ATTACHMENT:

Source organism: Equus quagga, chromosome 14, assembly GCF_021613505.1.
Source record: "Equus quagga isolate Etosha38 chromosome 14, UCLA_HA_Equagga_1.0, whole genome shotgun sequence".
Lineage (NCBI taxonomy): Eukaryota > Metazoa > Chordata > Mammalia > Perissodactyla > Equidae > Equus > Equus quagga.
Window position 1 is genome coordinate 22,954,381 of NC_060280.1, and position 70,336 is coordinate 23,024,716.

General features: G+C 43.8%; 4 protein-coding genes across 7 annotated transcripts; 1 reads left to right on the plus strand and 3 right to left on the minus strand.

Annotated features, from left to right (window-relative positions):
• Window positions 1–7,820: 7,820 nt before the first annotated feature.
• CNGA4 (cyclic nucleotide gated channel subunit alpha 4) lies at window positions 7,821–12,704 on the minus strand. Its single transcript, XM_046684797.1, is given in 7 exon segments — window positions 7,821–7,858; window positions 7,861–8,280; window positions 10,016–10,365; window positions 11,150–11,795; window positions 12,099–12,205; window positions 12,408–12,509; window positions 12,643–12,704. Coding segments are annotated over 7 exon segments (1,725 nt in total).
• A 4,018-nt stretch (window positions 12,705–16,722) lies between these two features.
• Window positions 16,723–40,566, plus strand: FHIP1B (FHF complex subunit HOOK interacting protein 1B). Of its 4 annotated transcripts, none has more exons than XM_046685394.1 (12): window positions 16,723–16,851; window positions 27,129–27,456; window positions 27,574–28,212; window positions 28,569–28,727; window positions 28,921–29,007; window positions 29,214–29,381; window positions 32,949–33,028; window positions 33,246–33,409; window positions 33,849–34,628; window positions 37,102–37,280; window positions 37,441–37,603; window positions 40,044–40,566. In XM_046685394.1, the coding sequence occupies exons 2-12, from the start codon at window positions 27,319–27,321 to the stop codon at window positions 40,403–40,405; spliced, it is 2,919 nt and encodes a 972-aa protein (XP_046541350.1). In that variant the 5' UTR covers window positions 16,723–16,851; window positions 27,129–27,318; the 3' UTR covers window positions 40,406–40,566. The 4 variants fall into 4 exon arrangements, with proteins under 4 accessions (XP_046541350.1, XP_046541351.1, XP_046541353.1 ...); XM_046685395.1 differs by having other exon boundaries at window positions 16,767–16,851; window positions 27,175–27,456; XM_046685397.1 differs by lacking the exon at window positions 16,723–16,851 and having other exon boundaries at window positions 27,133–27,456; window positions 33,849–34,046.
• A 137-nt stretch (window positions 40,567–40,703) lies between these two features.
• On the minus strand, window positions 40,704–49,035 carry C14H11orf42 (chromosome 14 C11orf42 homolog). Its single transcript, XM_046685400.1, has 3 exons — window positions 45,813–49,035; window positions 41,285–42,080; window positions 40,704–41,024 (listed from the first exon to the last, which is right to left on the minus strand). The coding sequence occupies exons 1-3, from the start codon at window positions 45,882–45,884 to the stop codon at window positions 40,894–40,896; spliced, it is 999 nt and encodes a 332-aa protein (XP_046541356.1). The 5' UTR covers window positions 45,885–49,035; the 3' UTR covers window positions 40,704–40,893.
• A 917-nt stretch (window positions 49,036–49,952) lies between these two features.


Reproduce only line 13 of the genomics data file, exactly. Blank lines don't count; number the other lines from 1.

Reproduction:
• A 917-nt stretch (window positions 49,036–49,952) lies between these two features.